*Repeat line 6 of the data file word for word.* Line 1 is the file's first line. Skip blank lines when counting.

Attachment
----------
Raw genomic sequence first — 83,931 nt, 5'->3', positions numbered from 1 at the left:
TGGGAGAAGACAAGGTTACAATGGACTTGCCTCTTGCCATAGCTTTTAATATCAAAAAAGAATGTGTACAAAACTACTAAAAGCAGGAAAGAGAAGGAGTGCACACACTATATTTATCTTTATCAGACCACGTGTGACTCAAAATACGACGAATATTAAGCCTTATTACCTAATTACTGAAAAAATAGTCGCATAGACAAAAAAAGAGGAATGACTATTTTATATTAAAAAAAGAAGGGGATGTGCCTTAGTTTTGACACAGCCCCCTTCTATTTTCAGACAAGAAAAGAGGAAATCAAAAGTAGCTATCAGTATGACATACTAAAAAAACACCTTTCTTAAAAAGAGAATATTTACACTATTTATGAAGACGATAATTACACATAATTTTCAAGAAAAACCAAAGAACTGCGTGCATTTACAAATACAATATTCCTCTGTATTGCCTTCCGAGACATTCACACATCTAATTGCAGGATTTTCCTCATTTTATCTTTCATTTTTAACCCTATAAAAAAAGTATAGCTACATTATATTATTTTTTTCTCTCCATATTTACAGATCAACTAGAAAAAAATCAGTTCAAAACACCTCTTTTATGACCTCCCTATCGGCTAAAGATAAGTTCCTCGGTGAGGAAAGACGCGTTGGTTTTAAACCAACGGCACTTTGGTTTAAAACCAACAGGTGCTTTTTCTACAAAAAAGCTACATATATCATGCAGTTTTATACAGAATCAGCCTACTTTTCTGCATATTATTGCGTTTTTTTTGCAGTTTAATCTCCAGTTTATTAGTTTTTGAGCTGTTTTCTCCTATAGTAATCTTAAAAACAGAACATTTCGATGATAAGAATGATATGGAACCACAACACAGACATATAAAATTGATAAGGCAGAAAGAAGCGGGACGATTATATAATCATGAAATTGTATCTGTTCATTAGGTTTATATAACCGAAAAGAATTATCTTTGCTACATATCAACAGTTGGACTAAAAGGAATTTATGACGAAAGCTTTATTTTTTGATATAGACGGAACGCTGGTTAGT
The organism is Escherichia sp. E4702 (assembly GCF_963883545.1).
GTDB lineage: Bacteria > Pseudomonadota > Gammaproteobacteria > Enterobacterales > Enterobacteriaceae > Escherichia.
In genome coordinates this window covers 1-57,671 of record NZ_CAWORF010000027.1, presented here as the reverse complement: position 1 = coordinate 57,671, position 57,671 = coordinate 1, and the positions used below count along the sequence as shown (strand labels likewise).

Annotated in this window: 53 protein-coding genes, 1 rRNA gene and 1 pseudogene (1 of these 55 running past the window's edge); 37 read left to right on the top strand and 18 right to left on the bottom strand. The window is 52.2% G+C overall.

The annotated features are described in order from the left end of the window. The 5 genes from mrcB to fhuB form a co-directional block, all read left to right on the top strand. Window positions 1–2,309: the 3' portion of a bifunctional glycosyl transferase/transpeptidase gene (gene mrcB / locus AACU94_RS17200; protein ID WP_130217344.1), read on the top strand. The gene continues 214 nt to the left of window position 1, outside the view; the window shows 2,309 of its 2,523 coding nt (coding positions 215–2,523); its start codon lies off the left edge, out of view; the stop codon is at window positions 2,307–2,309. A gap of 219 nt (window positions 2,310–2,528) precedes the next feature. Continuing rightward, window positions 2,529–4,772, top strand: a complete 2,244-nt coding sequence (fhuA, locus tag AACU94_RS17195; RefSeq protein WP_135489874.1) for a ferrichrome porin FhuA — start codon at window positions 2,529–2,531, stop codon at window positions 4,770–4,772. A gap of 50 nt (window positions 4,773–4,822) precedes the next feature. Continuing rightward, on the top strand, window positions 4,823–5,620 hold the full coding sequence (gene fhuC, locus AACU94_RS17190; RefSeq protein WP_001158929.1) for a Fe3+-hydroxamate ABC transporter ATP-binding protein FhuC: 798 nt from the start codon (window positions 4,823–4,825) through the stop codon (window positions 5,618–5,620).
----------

Annotated in this window: 53 protein-coding genes, 1 rRNA gene and 1 pseudogene (1 of these 55 running past the window's edge); 37 read left to right on the top strand and 18 right to left on the bottom strand. The window is 52.2% G+C overall.